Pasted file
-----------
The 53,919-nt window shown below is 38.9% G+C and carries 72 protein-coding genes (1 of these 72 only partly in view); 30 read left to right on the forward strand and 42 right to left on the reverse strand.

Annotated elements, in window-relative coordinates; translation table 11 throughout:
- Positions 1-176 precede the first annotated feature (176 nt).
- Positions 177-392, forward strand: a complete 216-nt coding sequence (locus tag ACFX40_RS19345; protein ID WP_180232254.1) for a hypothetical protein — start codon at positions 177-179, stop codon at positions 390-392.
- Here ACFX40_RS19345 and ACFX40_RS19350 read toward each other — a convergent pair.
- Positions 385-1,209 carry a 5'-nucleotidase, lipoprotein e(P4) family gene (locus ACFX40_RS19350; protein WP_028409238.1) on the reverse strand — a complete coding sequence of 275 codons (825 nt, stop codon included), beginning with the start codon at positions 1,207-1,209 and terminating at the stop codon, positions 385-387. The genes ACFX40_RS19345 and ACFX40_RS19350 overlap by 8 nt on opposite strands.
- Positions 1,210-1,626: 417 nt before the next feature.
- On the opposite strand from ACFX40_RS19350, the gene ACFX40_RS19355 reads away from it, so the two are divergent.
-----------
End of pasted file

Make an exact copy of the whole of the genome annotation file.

The 53,919-nt window shown below is 38.9% G+C and carries 72 protein-coding genes (1 of these 72 only partly in view); 30 read left to right on the forward strand and 42 right to left on the reverse strand.

Annotated elements, in window-relative coordinates; translation table 11 throughout:
- Positions 1-176 precede the first annotated feature (176 nt).
- Positions 177-392, forward strand: a complete 216-nt coding sequence (locus tag ACFX40_RS19345; protein ID WP_180232254.1) for a hypothetical protein — start codon at positions 177-179, stop codon at positions 390-392.
- Here ACFX40_RS19345 and ACFX40_RS19350 read toward each other — a convergent pair.
- Positions 385-1,209 carry a 5'-nucleotidase, lipoprotein e(P4) family gene (locus ACFX40_RS19350; protein WP_028409238.1) on the reverse strand — a complete coding sequence of 275 codons (825 nt, stop codon included), beginning with the start codon at positions 1,207-1,209 and terminating at the stop codon, positions 385-387. The genes ACFX40_RS19345 and ACFX40_RS19350 overlap by 8 nt on opposite strands.
- Positions 1,210-1,626: 417 nt before the next feature.
- On the opposite strand from ACFX40_RS19350, the gene ACFX40_RS19355 reads away from it, so the two are divergent.